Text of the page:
It’s Versatile and Convenient
One of the most underrated aspects of resistance training movements is convenience. You can perform the sumo goblet squat just about anywhere as it doesn’t require complex machinery or a lot of free space.
The sumo goblet squat is suitable for beginners and advanced athletes alike, depending on whether you work with weights or just your own body weight. You can also quickly add a dynamic element to the movement by jumping at the top, making the sumo goblet squat relevant for just about any training goal.
It’s Great for Athletes
If you play a sport, you should squat. The ability to transfer force through your body is integral to all areas of athletic performance, and the sumo goblet squat is a fantastic way to refine that quality.
Athletes, whether they practice on the field or the court or the mats, should be mobile, flexible, and explosive. The sumo position helps you develop those attributes.
More Core Strength
The goblet hold is a great way to teach beginners how to brace their cores. Front-loaded exercises improve core strength and teach you how to create and maintain a neutral spine while moving your lower body into a squat position.
Whether as a stepping stone to a more complex exercise or a mainstay movement on its own, you can utilize the sumo goblet squat regardless of what your goals in the gym may be. Here’s how:
You can use the sumo goblet squat as your main lower-body exercise for as long as you find it challenging and rewarding. It will teach you how to balance your body, contract your core against a weight, and maintain proper joint stability.
Athletes who are comfortable with the rigors of resistance training can incorporate the sumo goblet squat as part of their pre-squat warm-up. Working through your end-range hip mobility under light load is a great way to prepare the small muscles in your hips for the heavier lifting to follow.
The sumo goblet squat is also relevant for strength athletes like weightlifters who need to really open up their hips prior to hitting the barbell. The exercise hits all the marks of a good warm-up; it primes your hips and knees, helps you unlock your hips, and turns on your core.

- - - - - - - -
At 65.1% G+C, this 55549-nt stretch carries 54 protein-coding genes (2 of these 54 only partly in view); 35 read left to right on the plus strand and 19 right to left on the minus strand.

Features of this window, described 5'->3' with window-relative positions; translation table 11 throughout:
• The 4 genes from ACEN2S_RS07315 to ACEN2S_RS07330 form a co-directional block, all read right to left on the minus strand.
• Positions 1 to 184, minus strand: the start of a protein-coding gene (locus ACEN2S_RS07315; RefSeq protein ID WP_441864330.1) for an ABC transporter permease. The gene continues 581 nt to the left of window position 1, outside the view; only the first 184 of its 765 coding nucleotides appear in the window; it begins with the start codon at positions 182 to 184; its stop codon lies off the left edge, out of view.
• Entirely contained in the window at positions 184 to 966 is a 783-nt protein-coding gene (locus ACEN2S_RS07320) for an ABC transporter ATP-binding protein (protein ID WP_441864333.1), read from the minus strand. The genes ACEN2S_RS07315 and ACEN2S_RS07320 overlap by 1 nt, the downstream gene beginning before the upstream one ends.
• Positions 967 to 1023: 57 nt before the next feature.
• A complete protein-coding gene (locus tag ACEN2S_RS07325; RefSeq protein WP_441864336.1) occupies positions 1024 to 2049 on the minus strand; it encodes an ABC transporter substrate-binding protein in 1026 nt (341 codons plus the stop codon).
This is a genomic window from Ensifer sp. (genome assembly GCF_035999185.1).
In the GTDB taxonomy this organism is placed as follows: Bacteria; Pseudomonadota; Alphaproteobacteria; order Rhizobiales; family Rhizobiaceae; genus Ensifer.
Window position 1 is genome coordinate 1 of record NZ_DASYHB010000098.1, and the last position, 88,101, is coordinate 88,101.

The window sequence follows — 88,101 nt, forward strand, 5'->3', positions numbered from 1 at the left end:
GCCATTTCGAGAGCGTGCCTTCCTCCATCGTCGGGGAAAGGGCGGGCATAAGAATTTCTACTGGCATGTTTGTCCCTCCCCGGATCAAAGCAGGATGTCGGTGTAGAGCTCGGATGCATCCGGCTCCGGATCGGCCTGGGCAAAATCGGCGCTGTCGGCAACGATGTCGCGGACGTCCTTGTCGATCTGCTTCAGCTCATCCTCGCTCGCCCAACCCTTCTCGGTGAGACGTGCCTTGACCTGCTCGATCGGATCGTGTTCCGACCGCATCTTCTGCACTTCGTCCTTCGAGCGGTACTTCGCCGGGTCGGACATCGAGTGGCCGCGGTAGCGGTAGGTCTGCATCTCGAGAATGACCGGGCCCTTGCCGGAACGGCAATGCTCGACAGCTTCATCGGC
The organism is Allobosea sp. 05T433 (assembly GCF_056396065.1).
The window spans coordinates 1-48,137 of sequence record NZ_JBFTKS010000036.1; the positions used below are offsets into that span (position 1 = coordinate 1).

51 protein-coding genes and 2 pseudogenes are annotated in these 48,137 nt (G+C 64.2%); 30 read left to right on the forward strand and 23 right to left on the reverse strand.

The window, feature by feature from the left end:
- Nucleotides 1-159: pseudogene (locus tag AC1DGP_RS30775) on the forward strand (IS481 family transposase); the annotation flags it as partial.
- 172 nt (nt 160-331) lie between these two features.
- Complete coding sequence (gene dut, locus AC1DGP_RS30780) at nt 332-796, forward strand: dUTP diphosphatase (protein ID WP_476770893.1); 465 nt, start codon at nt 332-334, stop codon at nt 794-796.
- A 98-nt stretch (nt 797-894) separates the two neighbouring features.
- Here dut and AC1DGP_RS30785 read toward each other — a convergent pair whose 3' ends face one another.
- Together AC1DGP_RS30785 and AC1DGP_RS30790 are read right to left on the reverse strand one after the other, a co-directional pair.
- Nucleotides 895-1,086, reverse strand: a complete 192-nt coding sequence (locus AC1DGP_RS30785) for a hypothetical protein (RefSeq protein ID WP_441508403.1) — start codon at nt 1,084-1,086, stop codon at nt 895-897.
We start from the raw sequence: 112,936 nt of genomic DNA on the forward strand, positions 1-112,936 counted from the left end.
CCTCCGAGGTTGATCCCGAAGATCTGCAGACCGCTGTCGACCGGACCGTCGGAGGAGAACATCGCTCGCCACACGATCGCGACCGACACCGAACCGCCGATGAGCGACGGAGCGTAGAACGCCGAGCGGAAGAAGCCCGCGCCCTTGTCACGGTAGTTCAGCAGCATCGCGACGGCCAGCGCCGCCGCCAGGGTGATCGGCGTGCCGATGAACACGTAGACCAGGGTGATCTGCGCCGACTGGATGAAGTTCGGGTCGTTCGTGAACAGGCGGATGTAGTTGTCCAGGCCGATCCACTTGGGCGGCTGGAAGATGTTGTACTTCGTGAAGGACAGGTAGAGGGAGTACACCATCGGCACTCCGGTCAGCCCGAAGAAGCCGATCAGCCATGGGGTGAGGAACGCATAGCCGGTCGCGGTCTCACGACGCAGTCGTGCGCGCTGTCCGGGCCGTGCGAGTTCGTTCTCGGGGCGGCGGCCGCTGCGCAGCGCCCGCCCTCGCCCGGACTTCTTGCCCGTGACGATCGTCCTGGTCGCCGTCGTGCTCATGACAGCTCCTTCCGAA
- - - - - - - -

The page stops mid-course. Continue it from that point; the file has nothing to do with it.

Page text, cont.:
The sumo goblet squat isn’t just for athletes and hardcore gymgoers — it’s great for just about anyone who wants to be more physically active and feel better. This movement not only activates almost your entire lower body, but also transfers to everyday movement patterns.
How often do you find yourself in a wide stance trying to lift something heavy, or reaching for a far-away object? Your hips and core need to be strong enough to manage those tasks. The sumo goblet squat can help you guarantee that your body can handle whatever you throw at it.
Make It a Sumo
The sumo squat may be quite technical and demanding, but it’s equally rewarding. Squatting with an exaggerated, wide stance is a great way to recruit underused muscles, beef up your core strength and stability, or just inject some much-needed newness into your workout routine.
Don’t be afraid to go wide — add the sumo goblet squat into your training repertoire and reap the benefits for yourself. The next time you go to squat, make it sumo.
Still scratching your head over the sumo goblet squat? Here are a couple of questions that may be bouncing around in your head.
What's the difference between a goblet squat and a sumo goblet squat?
The goblet squat is traditionally performed with your feet in a moderate, toes-forward position. On the other hand, the sumo goblet squat requires that you spread your feet far and point them outward. This adjustment will engage different muscles and challenge your mobility in a distinct manner.
What if I can’t break parallel?
First things first, squatting with your thighs parallel to the floor, or deeper, is in no way intrinsically harmful to your knees. The deeper you can squat with good form, the stronger your joints will become.
If you can’t sit very low into the sumo goblet squat, restricted hips are the most likely culprit. The extreme levels of thigh abduction from taking a wide stance can be quite challenging for newcomers. Your best bet is to take it easy and work with a slow tempo, or incorporate some hip mobility exercises in your spare time.
What’s the best weight to use on the sumo goblet squat?
How much weight you work with on any exercise depends on your individual strength levels and how long you’ve been in the gym. Overall, your best bet is to begin conservatively, using a very light dumbbell or kettlebell when learning the sumo goblet squat for the first time.
As you get comfortable with the movement, you can gradually ramp up in five to 10-pound increments every few weeks as you advance.
- Erdağ, Deniz & Yavuz, Hasan. (2020). Evaluation of Muscle Activities During Different Squat Variations Using Electromyography Signals. 10.1007/978-3-030-35249-3_114.